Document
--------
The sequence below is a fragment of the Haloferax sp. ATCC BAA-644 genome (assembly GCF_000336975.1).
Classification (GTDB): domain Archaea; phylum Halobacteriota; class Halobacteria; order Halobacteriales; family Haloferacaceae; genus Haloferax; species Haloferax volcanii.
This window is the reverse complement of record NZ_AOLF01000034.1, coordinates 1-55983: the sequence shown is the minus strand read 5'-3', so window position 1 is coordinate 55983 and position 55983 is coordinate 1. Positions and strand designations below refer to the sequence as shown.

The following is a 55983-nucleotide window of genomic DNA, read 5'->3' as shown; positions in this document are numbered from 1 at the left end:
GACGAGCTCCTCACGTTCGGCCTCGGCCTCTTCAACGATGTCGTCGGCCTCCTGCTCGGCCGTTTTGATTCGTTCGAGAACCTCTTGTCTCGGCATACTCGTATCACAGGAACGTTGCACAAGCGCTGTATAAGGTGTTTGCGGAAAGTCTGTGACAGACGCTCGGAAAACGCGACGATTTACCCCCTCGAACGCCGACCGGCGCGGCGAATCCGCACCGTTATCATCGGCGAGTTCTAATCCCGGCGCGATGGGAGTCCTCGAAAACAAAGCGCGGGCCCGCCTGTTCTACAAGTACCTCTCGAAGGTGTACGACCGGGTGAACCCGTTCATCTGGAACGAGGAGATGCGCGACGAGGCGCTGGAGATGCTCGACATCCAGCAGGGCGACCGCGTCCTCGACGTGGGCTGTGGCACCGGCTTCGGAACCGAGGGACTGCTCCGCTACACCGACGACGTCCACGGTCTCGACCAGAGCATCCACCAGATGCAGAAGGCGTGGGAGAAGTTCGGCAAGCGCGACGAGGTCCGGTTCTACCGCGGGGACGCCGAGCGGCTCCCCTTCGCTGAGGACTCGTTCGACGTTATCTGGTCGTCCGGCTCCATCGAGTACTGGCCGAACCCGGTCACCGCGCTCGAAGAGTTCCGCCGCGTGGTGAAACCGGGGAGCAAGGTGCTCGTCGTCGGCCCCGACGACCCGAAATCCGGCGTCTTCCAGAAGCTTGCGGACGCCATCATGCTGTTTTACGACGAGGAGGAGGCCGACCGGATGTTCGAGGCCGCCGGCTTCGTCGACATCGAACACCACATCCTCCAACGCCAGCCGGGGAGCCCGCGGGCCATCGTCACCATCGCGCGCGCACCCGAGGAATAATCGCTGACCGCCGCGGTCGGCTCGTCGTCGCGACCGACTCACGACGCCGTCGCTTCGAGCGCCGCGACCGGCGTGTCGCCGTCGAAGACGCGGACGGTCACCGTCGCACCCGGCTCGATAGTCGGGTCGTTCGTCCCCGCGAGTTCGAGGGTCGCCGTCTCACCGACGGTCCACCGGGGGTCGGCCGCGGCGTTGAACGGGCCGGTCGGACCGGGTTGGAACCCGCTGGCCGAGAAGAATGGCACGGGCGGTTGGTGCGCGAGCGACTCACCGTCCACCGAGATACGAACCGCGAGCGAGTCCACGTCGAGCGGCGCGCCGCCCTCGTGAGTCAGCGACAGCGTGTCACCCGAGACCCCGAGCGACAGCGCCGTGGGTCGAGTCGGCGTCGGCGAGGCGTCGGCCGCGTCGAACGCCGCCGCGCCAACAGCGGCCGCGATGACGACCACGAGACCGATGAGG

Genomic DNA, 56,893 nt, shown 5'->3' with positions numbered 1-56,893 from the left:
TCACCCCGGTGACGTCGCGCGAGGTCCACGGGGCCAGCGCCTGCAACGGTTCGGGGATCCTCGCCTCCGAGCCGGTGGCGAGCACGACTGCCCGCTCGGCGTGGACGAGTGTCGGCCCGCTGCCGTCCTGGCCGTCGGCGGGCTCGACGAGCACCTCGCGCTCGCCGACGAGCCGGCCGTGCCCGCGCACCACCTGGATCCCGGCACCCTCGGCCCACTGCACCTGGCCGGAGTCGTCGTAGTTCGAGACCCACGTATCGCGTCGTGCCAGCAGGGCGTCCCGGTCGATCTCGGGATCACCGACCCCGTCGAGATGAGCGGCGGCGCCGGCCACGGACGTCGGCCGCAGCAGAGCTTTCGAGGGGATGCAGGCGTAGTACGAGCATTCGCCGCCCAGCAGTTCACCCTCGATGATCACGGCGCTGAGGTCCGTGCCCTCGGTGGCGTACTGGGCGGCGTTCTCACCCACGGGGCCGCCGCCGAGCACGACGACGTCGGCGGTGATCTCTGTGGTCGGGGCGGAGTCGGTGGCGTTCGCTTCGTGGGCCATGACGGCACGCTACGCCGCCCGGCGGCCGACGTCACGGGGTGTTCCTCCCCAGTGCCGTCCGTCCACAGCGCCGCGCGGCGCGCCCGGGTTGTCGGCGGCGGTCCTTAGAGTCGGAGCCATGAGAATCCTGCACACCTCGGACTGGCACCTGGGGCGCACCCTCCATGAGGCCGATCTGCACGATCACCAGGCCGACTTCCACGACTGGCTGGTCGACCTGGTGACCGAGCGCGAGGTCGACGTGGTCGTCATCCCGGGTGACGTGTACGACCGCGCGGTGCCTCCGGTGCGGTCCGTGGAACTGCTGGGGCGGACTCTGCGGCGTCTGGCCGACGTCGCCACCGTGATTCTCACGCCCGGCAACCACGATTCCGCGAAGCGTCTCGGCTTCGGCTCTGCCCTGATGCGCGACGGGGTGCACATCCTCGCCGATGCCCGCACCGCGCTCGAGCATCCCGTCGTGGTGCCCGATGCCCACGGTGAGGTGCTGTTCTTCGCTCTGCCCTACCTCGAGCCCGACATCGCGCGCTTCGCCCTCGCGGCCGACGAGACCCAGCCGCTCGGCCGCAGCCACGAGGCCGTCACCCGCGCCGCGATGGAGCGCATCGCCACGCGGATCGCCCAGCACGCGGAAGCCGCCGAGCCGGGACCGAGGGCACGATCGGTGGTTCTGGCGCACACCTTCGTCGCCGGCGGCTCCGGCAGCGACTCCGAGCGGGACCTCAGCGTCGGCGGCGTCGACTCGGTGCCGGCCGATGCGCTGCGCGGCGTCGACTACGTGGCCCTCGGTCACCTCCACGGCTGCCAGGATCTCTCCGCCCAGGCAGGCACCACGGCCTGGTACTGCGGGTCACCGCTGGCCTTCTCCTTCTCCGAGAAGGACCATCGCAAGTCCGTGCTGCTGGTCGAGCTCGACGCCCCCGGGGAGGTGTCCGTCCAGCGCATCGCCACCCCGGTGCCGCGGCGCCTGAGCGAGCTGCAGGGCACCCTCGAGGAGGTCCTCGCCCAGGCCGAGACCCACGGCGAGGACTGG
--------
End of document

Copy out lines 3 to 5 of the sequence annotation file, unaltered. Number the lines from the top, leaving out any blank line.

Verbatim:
This window is the reverse complement of record NZ_AOLF01000034.1, coordinates 1-55983: the sequence shown is the minus strand read 5'-3', so window position 1 is coordinate 55983 and position 55983 is coordinate 1. Positions and strand designations below refer to the sequence as shown.

The following is a 55983-nucleotide window of genomic DNA, read 5'->3' as shown; positions in this document are numbered from 1 at the left end:
GACGAGCTCCTCACGTTCGGCCTCGGCCTCTTCAACGATGTCGTCGGCCTCCTGCTCGGCCGTTTTGATTCGTTCGAGAACCTCTTGTCTCGGCATACTCGTATCACAGGAACGTTGCACAAGCGCTGTATAAGGTGTTTGCGGAAAGTCTGTGACAGACGCTCGGAAAACGCGACGATTTACCCCCTCGAACGCCGACCGGCGCGGCGAATCCGCACCGTTATCATCGGCGAGTTCTAATCCCGGCGCGATGGGAGTCCTCGAAAACAAAGCGCGGGCCCGCCTGTTCTACAAGTACCTCTCGAAGGTGTACGACCGGGTGAACCCGTTCATCTGGAACGAGGAGATGCGCGACGAGGCGCTGGAGATGCTCGACATCCAGCAGGGCGACCGCGTCCTCGACGTGGGCTGTGGCACCGGCTTCGGAACCGAGGGACTGCTCCGCTACACCGACGACGTCCACGGTCTCGACCAGAGCATCCACCAGATGCAGAAGGCGTGGGAGAAGTTCGGCAAGCGCGACGAGGTCCGGTTCTACCGCGGGGACGCCGAGCGGCTCCCCTTCGCTGAGGACTCGTTCGACGTTATCTGGTCGTCCGGCTCCATCGAGTACTGGCCGAACCCGGTCACCGCGCTCGAAGAGTTCCGCCGCGTGGTGAAACCGGGGAGCAAGGTGCTCGTCGTCGGCCCCGACGACCCGAAATCCGGCGTCTTCCAGAAGCTTGCGGACGCCATCATGCTGTTTTACGACGAGGAGGAGGCCGACCGGATGTTCGAGGCCGCCGGCTTCGTCGACATCGAACACCACATCCTCCAACGCCAGCCGGGGAGCCCGCGGGCCATCGTCACCATCGCGCGCGCACCCGAGGAATAATCGCTGACCGCCGCGGTCGGCTCGTCGTCGCGACCGACTCACGACGCCGTCGCTTCGAGCGCCGCGACCGGCGTGTCGCCGTCGAAGACGCGGACGGTCACCGTCGCACCCGGCTCGATAGTCGGGTCGTTCGTCCCCGCGAGTTCGAGGGTCGCCGTCTCACCGACGGTCCACCGGGGGTCGGCCGCGGCGTTGAACGGGCCGGTCGGACCGGGTTGGAACCCGCTGGCCGAGAAGAATGGCACGGGCGGTTGGTGCGCGAGCGACTCACCGTCCACCGAGATACGAACCGCGAGCGAGTCCACGTCGAGCGGCGCGCCGCCCTCGTGAGTCAGCGACAGCGTGTCACCCGAGACCCCGAGCGACAGCGCCGTGGGTCGAGTCGGCGTCGGCGAGGCGTCGGCCGCGTCGAACGCCGCCGCGCCAACAGCGGCCGCGATGACGACCACGAGACCGATGAGG